Over the period 5th and 6th May 1917, Flight Officer Alfred W Clemson RNAS and four aircraft mechanics, together with stores and spares were transferred from HMS Raven (11) to Brisbane. The ship then proceeded to patrol the Indian Ocean for several weeks in search of the raider. During this period the Sopwith Baby was used extensively, conducting wide-area searches for the elusive Wolf. However, the search was in vain as by this time Wolf was making its way across the Southern Ocean. However, Captain Cumberlege was greatly impressed by the reach and versatility of the Sopwith Baby.
After scouring the seas around the southern part of India and Ceylon (Sri Lanka), where Wolf had mined shipping lanes, Brisbane returned to Colombo where the Sopwith Baby was returned to HMS Raven (11). While the search was fruitless the experience with the Sopwith Baby proved to be valuable – and its loss much regretted. In June 1917 Brisbane was detached from the East Indies Squadron and sent to patrol the Western Australian coast. Meanwhile, the presence of Wolf in the Pacific was evident when two ships hit mines near New Zealand; then in July 1917 SS Cumberland struck a mine near Gabo Island. Wolf laid 22 mines in Bass Strait before sailing north via the Solomon Islands, then west towards Singapore.
The Sopwith Baby
The Sopwith Baby was a British single-seat tractor seaplane used by the Royal Naval Air Service (RNAS) from 1915.
The Baby was a development of the two-seat Sopwith Schneider. Although the Schneider had won the Schneider trophy in 1914, the RNAS did not place a formal order until January 1915. Sopwith’s initial production version of the Baby differed little from the Schneider Trophy winner.
The Baby utilized a wooden structure with fabric covering. A Lewis Gun was fitted, either above the fuselage firing through the propeller arc without the benefit of synchronization, or over the top wing, firing above it. To meet the more demanding conditions of 1916–18, Further modifications were made on aircraft built by Blackburn Aircraft at Leeds, United Kingdom.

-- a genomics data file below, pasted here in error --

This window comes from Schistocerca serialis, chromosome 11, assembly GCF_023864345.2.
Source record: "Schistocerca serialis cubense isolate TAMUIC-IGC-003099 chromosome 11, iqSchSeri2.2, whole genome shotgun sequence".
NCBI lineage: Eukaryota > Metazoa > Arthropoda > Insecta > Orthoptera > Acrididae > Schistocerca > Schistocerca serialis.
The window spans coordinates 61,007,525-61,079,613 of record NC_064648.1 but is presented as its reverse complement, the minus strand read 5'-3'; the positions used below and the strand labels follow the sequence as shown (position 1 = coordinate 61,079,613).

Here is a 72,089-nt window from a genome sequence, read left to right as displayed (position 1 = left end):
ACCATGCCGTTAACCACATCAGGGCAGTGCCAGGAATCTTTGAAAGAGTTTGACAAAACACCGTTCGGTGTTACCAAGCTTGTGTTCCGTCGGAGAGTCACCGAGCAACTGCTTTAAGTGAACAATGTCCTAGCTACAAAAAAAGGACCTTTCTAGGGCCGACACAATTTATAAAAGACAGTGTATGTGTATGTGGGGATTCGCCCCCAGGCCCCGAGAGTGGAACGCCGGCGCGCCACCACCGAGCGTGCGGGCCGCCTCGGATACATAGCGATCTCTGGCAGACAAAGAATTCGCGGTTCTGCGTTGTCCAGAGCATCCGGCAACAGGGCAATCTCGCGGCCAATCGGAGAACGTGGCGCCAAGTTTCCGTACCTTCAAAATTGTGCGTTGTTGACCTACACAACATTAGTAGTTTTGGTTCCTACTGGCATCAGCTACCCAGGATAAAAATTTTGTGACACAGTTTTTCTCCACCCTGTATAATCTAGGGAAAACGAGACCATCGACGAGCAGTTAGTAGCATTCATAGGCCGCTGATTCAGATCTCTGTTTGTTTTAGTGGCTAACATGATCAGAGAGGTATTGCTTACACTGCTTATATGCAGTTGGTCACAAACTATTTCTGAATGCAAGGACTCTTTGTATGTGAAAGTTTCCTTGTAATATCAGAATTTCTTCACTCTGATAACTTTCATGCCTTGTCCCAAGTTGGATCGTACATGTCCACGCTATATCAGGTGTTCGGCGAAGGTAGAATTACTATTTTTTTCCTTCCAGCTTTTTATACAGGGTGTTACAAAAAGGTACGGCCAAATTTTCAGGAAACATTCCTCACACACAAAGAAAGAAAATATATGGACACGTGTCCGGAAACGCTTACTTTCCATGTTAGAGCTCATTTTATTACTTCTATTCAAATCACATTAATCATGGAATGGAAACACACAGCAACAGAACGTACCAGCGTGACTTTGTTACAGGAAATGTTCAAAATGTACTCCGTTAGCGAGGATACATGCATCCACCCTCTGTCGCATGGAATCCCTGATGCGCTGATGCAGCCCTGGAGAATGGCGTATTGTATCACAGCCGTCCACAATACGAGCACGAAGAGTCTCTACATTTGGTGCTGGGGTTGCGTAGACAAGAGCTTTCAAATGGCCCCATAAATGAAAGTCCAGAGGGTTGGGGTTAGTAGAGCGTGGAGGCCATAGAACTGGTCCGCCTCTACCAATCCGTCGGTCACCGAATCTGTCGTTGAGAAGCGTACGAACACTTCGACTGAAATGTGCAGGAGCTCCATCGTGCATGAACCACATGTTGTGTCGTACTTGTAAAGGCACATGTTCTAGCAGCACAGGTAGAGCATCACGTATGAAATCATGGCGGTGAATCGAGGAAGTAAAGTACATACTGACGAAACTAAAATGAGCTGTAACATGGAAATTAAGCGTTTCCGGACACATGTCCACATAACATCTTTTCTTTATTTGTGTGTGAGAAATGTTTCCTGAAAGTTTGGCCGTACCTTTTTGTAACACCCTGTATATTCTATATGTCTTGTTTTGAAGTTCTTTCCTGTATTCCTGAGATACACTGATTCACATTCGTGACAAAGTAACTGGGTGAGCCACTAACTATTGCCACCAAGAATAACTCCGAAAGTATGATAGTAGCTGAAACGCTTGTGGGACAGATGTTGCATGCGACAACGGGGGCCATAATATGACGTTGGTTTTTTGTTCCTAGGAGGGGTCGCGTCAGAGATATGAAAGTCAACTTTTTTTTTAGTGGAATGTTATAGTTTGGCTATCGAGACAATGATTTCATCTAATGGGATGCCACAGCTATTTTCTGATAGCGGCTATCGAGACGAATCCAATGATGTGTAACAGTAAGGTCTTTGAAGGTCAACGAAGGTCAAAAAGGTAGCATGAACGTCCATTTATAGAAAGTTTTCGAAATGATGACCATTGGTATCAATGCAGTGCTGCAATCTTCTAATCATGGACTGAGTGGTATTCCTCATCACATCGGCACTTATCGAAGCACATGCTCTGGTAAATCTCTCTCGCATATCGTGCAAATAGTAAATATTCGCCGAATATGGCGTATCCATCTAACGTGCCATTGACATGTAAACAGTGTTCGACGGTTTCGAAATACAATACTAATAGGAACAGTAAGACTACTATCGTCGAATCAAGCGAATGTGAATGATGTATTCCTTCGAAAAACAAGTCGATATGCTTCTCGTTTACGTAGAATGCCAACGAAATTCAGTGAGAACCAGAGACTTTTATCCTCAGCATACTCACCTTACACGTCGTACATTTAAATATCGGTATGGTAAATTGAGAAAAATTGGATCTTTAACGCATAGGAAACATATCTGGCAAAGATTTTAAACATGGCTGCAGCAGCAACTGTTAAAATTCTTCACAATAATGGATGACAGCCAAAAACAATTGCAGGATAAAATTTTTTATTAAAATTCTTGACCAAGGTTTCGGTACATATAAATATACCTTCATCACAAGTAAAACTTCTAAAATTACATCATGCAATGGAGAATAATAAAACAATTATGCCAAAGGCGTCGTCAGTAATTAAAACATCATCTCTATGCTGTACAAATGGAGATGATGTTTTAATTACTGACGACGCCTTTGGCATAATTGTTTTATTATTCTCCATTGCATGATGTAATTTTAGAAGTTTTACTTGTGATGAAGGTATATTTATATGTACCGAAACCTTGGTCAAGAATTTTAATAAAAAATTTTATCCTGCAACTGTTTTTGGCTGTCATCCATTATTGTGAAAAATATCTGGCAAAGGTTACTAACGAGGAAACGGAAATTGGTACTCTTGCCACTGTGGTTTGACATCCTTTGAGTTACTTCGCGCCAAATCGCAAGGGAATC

The Baby was used as a shipborne reconnaissance and bomber aircraft operating from seaplane carriers and cruisers, as well as naval trawlers and minelayers.
A major role of the Baby was to intercept German Zeppelin raids as far from Britain as possible, along with tracking German naval movements.
Babies saw service with the United States, France, Chile, Greece and Norway. In Norway additional Babies were built as replacements, with some seeing service until 1930. Two of the 10 Sopwith Baby floatplanes that were acquired by the Royal Norwegian Navy Air Service were brought to Svalbard in the summer of 1928 to participate in the search for the lost Norwegian polar explorer Roald Amundsen, but were not used for the search.
Only one Sopwith Baby was ever embarked in an RAN vessel; in HMAS Brisbane, as described in this article. Examination of the Signal Log of HMAS Brisbane and the Ship’s Log of HMS Raven II (which loaned the aircraft) reveal that stores and spares were transferred to Brisbane on 05 May 1917 and the aircraft was first hoisted aboard on 09 May 1917 and returned to its mother ship on 15 May. HMS Raven II then sailed for in company with Brisbane on 17 May 1917.